To date there have been three stages to Brexit. The first was ideological: an ever-rising euroscepticism, rooted in a feeling that the costs the compromises working with others require were not comparable to the benefits. It oozed out, almost unnoticed, from its dormant home deep in the Labour left and the Tory right, stoked by Ukip to devastating effect.

The second stage was the campaign of that referendum itself: a focus on immigration over-riding a wider debate about free trade, and underpinned by the tempting and vague claim that, in an unstable, unfair world, control could be taken back. With any deal dependent on the agreement of twenty eight other countries, it has already proved a hollow victory.

For the last few months, these consequences of these two stages have dominated discussion, generating heat, but not light about what happens next. Neither has anything helped to bring back together those who feel their lives are increasingly at the mercy of a political and economic elite and those who fear Britain is retreating from being a world leader to a back water.

Little wonder the analogy most commonly and easily reached for by commentators has been that of a divorce. They speculate our coming separation from our EU partners is going to be messy, combative and rancorous. Trash talk from some - including those in charge of negotiating -  further feeds this perception. That’s why it is time for all sides to push onto Brexit part three: the practical stage. How and when is it actually going to happen?

A more constructive framework to use than marriage is one of a changing business, rather than a changing relationship. Whatever the solid economic benefits of EU membership, the British people decided the social and democratic costs had become too great. So now we must adapt.

Brexit should be as much about innovating in what we make and create as it is about seeking to renew our trading deals with the world. New products must be sought alongside new markets. This doesn’t have to mean cutting corners or cutting jobs, but it does mean being prepared to learn new skills and invest in helping those in industries that are struggling to make this leap to move on. The UK has an incredible and varied set of services and products to offer the world, but will need to focus on what we do well and uniquely here to thrive. This is easier said than done, but can also offer hope. Specialising and skilling up also means we can resist those who want us to jettison hard-won environmental and social protections as an alternative.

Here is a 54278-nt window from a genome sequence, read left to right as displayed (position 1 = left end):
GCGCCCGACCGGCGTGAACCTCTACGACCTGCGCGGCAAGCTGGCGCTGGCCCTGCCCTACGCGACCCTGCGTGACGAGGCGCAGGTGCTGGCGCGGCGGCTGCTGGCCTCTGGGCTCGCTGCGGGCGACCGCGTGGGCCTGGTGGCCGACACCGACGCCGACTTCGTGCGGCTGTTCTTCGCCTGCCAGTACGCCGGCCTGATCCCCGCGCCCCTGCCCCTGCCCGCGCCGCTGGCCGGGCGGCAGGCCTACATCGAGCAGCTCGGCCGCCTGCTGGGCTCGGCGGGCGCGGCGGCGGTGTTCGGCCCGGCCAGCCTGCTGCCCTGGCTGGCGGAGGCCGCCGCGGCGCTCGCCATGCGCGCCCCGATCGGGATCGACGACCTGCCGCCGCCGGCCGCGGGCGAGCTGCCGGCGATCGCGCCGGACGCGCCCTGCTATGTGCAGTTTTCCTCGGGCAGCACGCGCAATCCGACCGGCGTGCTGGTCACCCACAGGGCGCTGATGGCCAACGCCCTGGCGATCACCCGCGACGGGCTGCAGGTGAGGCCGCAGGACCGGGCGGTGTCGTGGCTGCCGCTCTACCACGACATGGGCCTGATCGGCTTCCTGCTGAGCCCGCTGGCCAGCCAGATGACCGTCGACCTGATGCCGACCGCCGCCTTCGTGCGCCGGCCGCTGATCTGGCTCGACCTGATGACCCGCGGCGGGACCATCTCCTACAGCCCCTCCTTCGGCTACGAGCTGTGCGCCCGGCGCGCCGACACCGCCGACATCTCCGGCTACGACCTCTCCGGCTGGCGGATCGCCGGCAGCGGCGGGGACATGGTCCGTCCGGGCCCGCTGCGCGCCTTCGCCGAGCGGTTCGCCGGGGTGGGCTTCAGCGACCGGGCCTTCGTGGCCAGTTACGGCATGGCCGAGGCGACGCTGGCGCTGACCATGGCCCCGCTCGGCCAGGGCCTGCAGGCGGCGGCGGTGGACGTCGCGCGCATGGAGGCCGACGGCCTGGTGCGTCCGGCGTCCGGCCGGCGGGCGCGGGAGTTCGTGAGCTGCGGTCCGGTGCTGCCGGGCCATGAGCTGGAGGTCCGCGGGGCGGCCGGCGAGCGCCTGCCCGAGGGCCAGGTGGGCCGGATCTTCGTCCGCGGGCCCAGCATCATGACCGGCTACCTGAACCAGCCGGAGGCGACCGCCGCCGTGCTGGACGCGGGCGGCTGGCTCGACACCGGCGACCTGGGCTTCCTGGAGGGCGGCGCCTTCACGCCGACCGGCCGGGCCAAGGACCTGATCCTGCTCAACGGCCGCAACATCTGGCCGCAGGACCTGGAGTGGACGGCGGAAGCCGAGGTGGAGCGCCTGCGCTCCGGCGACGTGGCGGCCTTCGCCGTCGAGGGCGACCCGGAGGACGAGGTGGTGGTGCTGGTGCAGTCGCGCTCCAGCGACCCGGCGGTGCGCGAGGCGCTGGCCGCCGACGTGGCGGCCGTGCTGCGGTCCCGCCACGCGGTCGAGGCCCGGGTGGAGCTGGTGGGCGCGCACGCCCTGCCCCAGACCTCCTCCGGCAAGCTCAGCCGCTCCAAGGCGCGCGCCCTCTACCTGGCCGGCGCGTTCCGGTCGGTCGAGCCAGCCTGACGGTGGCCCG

Most accept such a transition will take time. But what is contested is that it will require openness. However, handing the public a done deal - however well mediated - will do little to address the division within our country. Ensuring the best deal in a way that can garner the public support it needs to work requires strong feedback channels. That is why transparency about the government's plans for Brexit is so important. Of course, a balance needs to be struck with the need to protect negotiating positions, but scrutiny by parliament- and by extension the public- will be vital. With so many differing factors at stake and choices to be made, MPs have to be able and willing to bring their constituents into the discussion not just about what Brexit actually entails, but also what kind of country Britain will be during and after the result - and their role in making it happen. 

Those who want to claim the engagement of parliament and the public undermines the referendum result are still in stages one and two of this debate, looking for someone to blame for past injustices, not building a better future for all. Our Marmite may be safe for the moment, but Brexit can’t remain a love it or hate it phenomenon. It’s time for everyone to get practical.